This post originally appeared on Salon by Ashlie D. Stevens.
In the six years that I've been frequenting Asian Wok, the small Chinese takeout counter a few blocks from my apartment, I've never seen Liling, the kitchen manager, look flustered.
I've been there at all hours, from peak lunch rush to that final 30-minute window post-last call, and even when the restaurant is absolutely hectic and the kitchen reaches sweltering temperatures, she'll simply pin her thick black bangs away from her face and just continue counting.
You see, watching Liling, you realize that her kitchen runs by the numbers—the number of tickets still to be fulfilled, the number of precise folds on the edges of the hastily packaged steamed dumplings, and, perhaps most importantly, the number of sauce packets allotted to each order.
There's a mysterious, though obviously calculated, math that goes into how many sauce packets each customer receives. Liling counts the packets, which are kept in a lockbox behind the counter, like cards, before shuffling them into paper bags. The distribution may seem arbitrary as each bag receives a different number and combination, but after years of observing, I've realized that it's dependent on a variety of factors.
There's the makeup of the order, the number of people she anticipates will be partaking in the meal, how well she likes the customer (truly, I've earned more sauce packets as my status as a loyal customer has cemented), and the number of fried items on the ticket. While soy sauce is a given, extra packets of the glistening orange, jelly-like duck sauce are meant to pair with fresh-from-the-fryer egg rolls and crisp pork wontons.
When I asked Liling about my sauce math theory, she simply laughed and put an extra duck sauce in the paper bag with my crab rangoon.
"I just know duck sauce is America's second favorite," she said, soy sauce being America's first.
But what exactly is duck sauce, and, perhaps more interestingly, from where does it derive its name?
Most of the slim plastic packets of duck sauce that you'll get with a takeout order are primarily made of water, sugar, and cornstarch. Those are usually the first three ingredients—but then things get interesting. Apricot is the ingredient that gives the sauce its fruity sweetness and at least some of the orange coloring (the rest is made up by artificial caramel coloring and, frequently, Yellow Dye No. 6, which is a "sunset yellow").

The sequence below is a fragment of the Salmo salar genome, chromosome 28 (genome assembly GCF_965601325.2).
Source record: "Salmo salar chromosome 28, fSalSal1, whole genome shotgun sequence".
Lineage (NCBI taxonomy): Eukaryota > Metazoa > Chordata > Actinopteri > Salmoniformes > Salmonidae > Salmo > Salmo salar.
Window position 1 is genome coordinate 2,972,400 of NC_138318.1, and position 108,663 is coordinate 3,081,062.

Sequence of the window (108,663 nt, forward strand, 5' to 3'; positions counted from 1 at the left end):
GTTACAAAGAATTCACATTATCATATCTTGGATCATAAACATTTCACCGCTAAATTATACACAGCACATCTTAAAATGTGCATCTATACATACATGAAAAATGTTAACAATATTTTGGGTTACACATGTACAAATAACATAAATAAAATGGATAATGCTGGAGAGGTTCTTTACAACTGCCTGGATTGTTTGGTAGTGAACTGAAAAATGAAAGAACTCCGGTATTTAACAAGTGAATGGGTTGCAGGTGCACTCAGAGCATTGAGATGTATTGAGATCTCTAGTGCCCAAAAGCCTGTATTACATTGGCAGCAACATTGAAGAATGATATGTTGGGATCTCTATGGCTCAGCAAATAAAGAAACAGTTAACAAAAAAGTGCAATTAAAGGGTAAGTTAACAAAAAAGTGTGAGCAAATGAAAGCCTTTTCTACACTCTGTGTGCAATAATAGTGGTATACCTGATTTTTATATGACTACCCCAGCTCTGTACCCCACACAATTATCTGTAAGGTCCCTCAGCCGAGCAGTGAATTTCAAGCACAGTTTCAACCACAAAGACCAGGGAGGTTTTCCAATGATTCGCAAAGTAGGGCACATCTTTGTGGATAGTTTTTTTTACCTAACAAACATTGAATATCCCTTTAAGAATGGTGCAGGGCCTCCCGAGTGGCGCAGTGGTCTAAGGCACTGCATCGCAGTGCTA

Like many items on Chinese takeout menus in the States, duck sauce is an American invention, though whose origin is pretty hazy. There is no one specific recorded inventor or restaurant or origin. However, the apricot, which is a stone fruit, is a clue to the sauce's ties back to traditional Chinese cooking.
Plum sauce is a sweet and sour sauce that can be paired with savory Cantonese dishes, including roast duck. It's typically made with sweet plums—another stone fruit—ginger, garlic, chilis, and a hefty dose of vinegar. There are theories that the gelatinous orange Chinese-American duck sauce is a reference to this; through time, it's been made with other stone fruits like peaches that are more typical of the United States, as well as sweeteners like molasses.
There are a few things that we know for sure, however.
The first is that it's not uncommon for American equivalents or interpretations of Chinese sauces to end up both sweeter and thicker. When I spoke with writer and food tour guide Michael Lin in January about the weird and wild development of McDonald's Szechuan Sauce, he said that "Chinese American food has had a long history, and it has been significantly impacted by local ingredients and Americans' tastes and preferences."
It was an "adapt or die" model, Lin said.
Americans anecdotally have a preference for thicker sauces—barbecue sauce, ketchup, mayonnaise, and salad dressings—and enjoy things that veer more sweet than bitter. "To cater or accommodate to Americans' preferences, the very traditionally lighter (and thinner) sweet and sour sauce was changed to this thicker texture that we are more used to today," Lin wrote.
Secondly, we know duck sauce wasn't funneled into plastic packets until at least 1955. That was the year that Harold M. Ross and Yale Kaplan filed a patent for "Dispensing Containers for Liquids," which radically changed the world of to-go condiments as we know it.
Two decades later, W.Y. Industries was founded in a small kitchen in Bohemia, NY, where founder Nelson Yeung first began filling those plastic packets with soy sauce and duck sauce. Two decades after that, in 1994, The New York Times reported that the company churned out more than 700 million packets of the company's four staples: soy sauce, duck sauce, mustard, and hot sauce.
Brian Buchalski, the company's vice president of operations, said at the time that he had "not tired of Wah Yoan's duck sauce after eight years and often squeezes it onto a bowl of plain noodles."
"I've eaten it right out of the package," he said.
However, Buchalski told The Times, he had never had it with duck and estimated that "less than 5 percent" of all duck sauce actually finds its way to a duck.